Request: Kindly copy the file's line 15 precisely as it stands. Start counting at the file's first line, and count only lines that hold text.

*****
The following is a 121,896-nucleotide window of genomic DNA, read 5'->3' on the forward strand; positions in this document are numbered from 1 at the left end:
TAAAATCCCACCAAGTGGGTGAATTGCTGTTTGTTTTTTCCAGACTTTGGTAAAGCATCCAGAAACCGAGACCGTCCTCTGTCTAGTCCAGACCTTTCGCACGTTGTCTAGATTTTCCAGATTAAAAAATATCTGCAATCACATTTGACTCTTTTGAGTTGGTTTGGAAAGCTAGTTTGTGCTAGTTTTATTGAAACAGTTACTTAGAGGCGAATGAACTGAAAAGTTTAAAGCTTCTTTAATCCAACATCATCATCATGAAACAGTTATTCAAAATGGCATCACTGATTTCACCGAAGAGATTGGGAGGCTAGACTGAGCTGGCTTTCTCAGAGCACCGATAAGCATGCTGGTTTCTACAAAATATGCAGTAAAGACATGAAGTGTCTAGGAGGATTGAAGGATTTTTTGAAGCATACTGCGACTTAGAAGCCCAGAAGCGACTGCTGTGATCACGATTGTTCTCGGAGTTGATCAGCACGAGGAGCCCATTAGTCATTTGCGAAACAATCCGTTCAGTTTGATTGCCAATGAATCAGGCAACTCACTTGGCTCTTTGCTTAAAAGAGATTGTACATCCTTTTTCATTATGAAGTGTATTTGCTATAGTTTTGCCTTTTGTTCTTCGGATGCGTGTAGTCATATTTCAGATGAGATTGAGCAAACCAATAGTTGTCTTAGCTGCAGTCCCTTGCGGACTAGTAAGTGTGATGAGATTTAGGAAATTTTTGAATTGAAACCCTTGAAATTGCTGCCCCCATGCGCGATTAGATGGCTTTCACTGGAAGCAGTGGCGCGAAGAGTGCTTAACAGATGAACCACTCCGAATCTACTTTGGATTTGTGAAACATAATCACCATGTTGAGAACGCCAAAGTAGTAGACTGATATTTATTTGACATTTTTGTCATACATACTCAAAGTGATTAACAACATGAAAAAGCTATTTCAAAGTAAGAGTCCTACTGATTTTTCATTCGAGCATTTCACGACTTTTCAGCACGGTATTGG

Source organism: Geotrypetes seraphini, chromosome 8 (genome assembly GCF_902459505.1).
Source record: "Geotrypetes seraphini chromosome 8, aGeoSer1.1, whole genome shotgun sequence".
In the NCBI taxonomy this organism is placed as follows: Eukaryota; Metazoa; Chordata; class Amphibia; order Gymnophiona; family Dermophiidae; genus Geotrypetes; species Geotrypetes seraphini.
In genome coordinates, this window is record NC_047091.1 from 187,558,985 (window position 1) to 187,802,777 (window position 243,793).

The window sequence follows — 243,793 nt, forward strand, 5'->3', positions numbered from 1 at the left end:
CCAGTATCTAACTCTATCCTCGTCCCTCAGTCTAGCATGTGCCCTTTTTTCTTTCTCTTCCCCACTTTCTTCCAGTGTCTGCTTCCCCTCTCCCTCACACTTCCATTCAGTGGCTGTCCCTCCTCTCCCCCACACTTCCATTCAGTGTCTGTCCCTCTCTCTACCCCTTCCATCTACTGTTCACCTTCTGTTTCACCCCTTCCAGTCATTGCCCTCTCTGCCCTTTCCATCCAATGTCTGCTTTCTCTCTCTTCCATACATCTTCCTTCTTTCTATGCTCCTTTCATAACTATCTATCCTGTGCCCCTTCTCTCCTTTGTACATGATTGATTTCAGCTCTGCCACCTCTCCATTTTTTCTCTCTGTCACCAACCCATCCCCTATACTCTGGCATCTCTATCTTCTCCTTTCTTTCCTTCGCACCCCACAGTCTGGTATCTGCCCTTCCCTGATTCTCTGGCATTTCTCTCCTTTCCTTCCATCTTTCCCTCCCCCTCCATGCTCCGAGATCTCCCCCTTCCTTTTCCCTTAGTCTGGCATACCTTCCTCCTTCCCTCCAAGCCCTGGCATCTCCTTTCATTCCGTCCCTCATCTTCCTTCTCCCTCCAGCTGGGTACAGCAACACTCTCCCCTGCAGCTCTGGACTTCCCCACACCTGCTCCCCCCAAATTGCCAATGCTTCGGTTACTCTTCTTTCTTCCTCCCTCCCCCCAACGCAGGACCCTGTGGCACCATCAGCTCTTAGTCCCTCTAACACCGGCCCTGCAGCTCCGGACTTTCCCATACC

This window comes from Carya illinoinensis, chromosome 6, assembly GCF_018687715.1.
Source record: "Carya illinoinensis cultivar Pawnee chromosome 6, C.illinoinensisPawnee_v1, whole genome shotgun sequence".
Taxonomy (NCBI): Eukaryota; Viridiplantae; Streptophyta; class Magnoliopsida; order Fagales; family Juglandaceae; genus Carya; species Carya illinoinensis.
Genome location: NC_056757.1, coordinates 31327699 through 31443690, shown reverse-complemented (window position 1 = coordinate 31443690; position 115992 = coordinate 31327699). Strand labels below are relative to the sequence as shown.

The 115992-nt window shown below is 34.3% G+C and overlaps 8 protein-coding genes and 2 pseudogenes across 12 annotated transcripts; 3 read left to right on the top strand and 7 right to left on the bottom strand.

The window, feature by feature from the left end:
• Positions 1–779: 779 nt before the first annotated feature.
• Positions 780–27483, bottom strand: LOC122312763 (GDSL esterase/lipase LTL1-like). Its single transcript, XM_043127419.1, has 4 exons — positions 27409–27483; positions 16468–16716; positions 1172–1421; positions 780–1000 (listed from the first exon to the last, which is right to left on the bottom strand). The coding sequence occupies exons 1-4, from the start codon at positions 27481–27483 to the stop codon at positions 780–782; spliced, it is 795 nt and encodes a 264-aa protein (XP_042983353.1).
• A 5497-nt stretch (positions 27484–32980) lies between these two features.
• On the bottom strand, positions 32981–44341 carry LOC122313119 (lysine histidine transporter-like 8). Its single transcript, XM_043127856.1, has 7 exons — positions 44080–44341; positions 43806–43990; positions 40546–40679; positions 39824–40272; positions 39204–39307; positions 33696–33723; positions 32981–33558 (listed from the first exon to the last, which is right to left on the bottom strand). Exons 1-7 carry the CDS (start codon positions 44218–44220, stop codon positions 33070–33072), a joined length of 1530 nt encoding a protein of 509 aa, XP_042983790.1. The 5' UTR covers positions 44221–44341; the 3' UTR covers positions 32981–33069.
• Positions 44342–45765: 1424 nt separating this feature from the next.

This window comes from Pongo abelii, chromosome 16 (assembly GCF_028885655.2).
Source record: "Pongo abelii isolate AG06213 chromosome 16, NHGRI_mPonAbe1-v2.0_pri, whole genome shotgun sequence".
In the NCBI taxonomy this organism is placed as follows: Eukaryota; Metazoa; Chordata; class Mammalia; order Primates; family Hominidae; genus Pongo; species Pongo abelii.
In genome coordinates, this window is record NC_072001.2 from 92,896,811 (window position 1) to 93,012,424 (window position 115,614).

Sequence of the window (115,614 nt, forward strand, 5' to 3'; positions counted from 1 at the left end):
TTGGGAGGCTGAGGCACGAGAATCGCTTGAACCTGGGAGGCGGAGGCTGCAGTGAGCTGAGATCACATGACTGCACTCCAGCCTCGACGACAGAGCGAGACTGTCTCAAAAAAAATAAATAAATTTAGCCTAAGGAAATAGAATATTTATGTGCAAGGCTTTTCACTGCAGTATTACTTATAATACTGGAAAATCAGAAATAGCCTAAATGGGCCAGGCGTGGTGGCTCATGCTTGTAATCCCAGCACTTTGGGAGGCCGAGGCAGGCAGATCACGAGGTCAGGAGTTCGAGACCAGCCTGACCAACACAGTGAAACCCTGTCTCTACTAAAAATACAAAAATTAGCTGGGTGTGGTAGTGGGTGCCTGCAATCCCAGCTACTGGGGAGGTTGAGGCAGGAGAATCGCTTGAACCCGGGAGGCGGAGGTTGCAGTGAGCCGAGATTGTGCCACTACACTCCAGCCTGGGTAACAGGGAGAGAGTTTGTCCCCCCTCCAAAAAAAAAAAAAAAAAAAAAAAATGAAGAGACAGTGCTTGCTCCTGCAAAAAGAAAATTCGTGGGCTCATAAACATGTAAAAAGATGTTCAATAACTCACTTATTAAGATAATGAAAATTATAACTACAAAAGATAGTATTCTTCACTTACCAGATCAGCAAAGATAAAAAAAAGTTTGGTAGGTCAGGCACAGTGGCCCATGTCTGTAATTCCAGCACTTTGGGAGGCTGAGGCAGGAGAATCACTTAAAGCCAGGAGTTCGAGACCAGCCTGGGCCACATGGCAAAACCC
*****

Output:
• Positions 1–779: 779 nt before the first annotated feature.